The selection of recommended lifetime values/ranges would be the
subject of future work.
o Using some form of Router Advertisement as a hint to request new o Using some form of Router Advertisement as a hint to request new
stateless DHCPv6-assigned settings. Using only an observed new stateless DHCPv6-assigned settings. Using only an observed new
Router Advertisement prefix as a hint to re-request settings would Router Advertisement prefix as a hint to re-request settings would
not handle changes that are purely to NTP, DNS or other options. not handle changes that are purely to NTP, DNS or other options.
Other possible means of detection of network (re)attachment could Other possible means of detection of network (re)attachment could
also be used as cues (e.g. see IPv6 DNA Goals [5]). also be used as cues (e.g. see IPv6 DNA Goals [5]).
o Changing semantics of the DHCPv6 'O' flag such that toggling its o Changing semantics of the DHCPv6 'O' flag such that toggling its
value may trigger an Information-request message. value may trigger an Information-request message.
There will also be conditions under which a client should also send
an Information-request, such as reconnection to a link. Such
specific recommendations are outside the scope of this document but
we expect ongoing work in the Detecting Network Attachment (DNA) WG
(as scoped in IPv6 DNA Goals [5]) to yield recommendations.
7. Summary 7. Summary
This document presents a problem statement for how IPv6 hosts that This document presents a problem statement for how IPv6 hosts that
use the combination of Stateless Address Autoconfiguration and use the combination of Stateless Address Autoconfiguration and
stateless DHCPv6 may be informed of renumbering events or other stateless DHCPv6 may be informed of renumbering events or other
changes to the settings that they originally learnt through stateless changes to the settings that they originally learnt through stateless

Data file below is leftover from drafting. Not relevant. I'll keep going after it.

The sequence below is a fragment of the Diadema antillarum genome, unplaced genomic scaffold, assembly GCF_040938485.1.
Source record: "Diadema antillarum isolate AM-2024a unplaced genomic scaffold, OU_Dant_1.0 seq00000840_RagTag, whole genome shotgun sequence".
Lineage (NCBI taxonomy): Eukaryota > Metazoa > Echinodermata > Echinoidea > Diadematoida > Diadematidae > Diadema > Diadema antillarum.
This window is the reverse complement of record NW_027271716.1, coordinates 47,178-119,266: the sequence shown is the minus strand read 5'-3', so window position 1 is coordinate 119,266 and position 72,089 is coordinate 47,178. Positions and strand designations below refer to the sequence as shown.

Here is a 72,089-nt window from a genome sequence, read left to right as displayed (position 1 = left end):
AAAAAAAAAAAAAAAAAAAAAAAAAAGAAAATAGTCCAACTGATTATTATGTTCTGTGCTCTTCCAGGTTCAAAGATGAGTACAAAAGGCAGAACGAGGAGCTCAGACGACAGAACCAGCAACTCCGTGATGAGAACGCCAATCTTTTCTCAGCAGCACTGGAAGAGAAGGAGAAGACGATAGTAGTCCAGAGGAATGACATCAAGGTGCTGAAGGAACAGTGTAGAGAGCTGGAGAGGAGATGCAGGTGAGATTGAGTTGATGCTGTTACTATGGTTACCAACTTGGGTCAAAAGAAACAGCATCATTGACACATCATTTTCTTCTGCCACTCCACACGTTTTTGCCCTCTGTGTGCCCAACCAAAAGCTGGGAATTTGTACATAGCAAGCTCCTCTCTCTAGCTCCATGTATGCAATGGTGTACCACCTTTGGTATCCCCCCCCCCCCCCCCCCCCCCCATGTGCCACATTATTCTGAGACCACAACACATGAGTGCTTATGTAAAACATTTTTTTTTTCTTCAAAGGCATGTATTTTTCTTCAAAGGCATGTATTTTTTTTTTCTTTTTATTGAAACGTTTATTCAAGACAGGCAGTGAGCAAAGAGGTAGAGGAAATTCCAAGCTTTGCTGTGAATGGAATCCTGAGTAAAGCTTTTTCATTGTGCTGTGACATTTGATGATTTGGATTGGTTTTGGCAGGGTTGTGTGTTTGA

DHCPv6. A short list of candidate solutions is presented, which the DHCPv6. A short list of candidate solutions is presented, which the
authors hope may be expanded upon in subsequent documents. authors hope may be expanded upon in subsequent documents.
8. Security Considerations 8. Security Considerations
There are no security considerations in this problem statemement per There are no security considerations in this problem statemement per
se. However, whatever mechanism is designed or chosen to address se. However, whatever mechanism is designed or chosen to address
this problem should avoid the introduction of new security concerns this problem should avoid the introduction of new security concerns
for (stateless) DHCPv6. for (stateless) DHCPv6.
The issues of maintaining appropriate security through a renumbering
event are outside the scope of this document (in the case where
specific servers within the network are being added or removed,
firewall configurations and ACLs, for example, will need to reflect
this). However, this is an important area for further work.
9. Acknowledgements 9. Acknowledgements
The authors would like to thank Ralph Droms and Bermie Volz for their The authors would like to thank Ralph Droms, Bermie Volz and other
comments on this draft. individuals on the DHC mail list for their comments on this draft, as